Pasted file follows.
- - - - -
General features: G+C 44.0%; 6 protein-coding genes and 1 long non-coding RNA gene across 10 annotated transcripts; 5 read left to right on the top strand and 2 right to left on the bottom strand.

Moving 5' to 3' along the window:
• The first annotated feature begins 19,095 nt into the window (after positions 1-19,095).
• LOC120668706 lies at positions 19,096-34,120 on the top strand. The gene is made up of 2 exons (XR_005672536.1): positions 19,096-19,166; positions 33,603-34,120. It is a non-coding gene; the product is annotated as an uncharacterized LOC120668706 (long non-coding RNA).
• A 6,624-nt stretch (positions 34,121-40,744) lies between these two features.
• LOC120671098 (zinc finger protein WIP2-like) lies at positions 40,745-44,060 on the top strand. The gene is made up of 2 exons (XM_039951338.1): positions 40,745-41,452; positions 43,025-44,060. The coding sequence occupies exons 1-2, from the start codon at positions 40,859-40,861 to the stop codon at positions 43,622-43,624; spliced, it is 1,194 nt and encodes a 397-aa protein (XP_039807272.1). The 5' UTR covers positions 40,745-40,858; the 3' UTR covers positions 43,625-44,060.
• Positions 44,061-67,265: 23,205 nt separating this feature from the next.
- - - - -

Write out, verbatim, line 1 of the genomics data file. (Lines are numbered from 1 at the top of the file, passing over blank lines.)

General features: G+C 44.0%; 6 protein-coding genes and 1 long non-coding RNA gene across 10 annotated transcripts; 5 read left to right on the top strand and 2 right to left on the bottom strand.